🚀 The wonderful world of widgets
Plus, a record-setting deal in the design world!
💸 Adobe buys Figma. Big news in the design space! Adobe announced that it is acquiring design platform Figma for $20B (according to Pitchbook, this is the largest exit of a privately held, VC-backed startup in at least 20 years). Figma, which was founded in 2012, enables teams to collaborate in real-time on designs. The company expects to end the year at $400M+ in annualized recurring revenue. Adobe stock plunged 17% after the announcement - potentially due to the 50x revenue multiple, a meaningful premium to the average public valuation multiple today.
It’s worth noting that a number of amazing acquisitions looked expensive at the time. Facebook’s $1B purchase of Instagram (when the company had no revenue) was described as “jaw-dropping,” but feels like a deal in retrospect!
🪙 Ethereum completes merge. This week marked a big milestone for Ethereum - the blockchain has officially transitioned from a proof-of-work to a proof-of-stake model. This “upgrade” has been discussed since 2014, making this a long-awaited moment for the ecosystem. The merge makes the Ethereum network (which powers NFTs) significantly more energy efficient, reducing its carbon footprint by more than 99%. Otherwise, isn’t expected to change the experience of using Ethereum.
💻 Uber suffers hack. Uber’s internal systems were breached by a hacker on Thursday. The alleged hacker, who is claiming to be an 18-year-old, reportedly comprised an employee’s Slack account and used it to access to other systems. In an interview with The Washington Post, the alleged hacker said that they did it “for fun” and that they might leak the company’s source code. Screenshots from Uber’s Slack suggest that employees initially thought it was a joke and responded with memes.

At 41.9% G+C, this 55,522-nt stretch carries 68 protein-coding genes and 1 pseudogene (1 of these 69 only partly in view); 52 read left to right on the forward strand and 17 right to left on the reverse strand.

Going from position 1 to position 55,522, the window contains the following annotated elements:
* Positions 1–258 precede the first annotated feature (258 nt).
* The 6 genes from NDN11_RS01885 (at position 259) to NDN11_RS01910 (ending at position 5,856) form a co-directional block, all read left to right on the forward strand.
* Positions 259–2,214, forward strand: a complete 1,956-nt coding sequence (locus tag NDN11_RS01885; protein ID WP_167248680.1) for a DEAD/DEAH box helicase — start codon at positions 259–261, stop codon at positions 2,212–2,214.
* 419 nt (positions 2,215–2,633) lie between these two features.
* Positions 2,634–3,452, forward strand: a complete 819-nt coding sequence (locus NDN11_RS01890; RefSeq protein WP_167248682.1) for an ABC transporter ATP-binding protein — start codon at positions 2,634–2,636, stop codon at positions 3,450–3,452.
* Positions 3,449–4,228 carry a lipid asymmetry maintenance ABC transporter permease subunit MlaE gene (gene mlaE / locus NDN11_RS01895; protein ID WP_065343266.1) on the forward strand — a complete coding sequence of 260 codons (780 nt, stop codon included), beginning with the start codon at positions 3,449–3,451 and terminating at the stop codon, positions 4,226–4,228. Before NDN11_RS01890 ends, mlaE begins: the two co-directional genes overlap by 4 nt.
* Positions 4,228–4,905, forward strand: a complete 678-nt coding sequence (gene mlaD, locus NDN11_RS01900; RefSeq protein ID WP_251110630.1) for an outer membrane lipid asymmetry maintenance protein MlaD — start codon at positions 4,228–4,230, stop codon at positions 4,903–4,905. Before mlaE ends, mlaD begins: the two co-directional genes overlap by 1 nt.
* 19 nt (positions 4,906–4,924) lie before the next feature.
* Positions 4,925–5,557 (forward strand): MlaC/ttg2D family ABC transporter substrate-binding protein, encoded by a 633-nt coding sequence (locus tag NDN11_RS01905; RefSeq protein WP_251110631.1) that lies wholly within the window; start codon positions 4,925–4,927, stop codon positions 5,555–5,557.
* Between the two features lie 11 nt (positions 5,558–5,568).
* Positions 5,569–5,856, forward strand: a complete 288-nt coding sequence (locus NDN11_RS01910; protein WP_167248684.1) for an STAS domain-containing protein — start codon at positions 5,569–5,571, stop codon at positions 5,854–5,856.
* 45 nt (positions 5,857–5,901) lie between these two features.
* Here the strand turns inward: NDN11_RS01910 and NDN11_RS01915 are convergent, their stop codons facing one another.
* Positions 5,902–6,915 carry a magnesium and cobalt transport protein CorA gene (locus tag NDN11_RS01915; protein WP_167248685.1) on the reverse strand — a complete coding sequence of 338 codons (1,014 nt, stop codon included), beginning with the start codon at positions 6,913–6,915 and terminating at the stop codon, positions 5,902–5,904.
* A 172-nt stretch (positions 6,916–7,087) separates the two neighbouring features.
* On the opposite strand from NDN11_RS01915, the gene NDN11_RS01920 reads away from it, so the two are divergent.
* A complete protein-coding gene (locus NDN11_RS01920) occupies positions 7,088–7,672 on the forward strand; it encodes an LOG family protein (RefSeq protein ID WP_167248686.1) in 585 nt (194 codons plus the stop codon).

📱 TikTok gets real. TikTok’s newest feature? “Now,” a daily prompt to share a photo or 10-second video. You’ll have a limited amount of time to post when Now hits, and you can choose if the content will be seen by just friends or a broader audience. Many are calling Now a “BeReal copycat” - TBD if the feature works on TikTok, which has historically had more of an interest-based graph than a friend graph (more here on how these things are different + why it matters).
what we’re following 👀
How TikTok used its watermark to fend off Instagram Reels.
Turner Novak of Banana Capital analyzes Pinduoduo’s new U.S. product, Temu.
Parler’s pivot from social app → service provider for the “uncancellable economy”.
A look at the platform replacing Facebook Events for Gen Z - Partiful!
A new mobile form factor is taking off - widgets! Widgets have been around as a core part of the Android UX since the mid-2000s. They debuted on iPhones in summer 2020, and can now sit on the homescreen (with iOS 14) or lockscreen (with iOS 16). However, widgets have gained mainstream usage much more recently, both as standalone apps (that are widget-first) and as a feature in existing apps.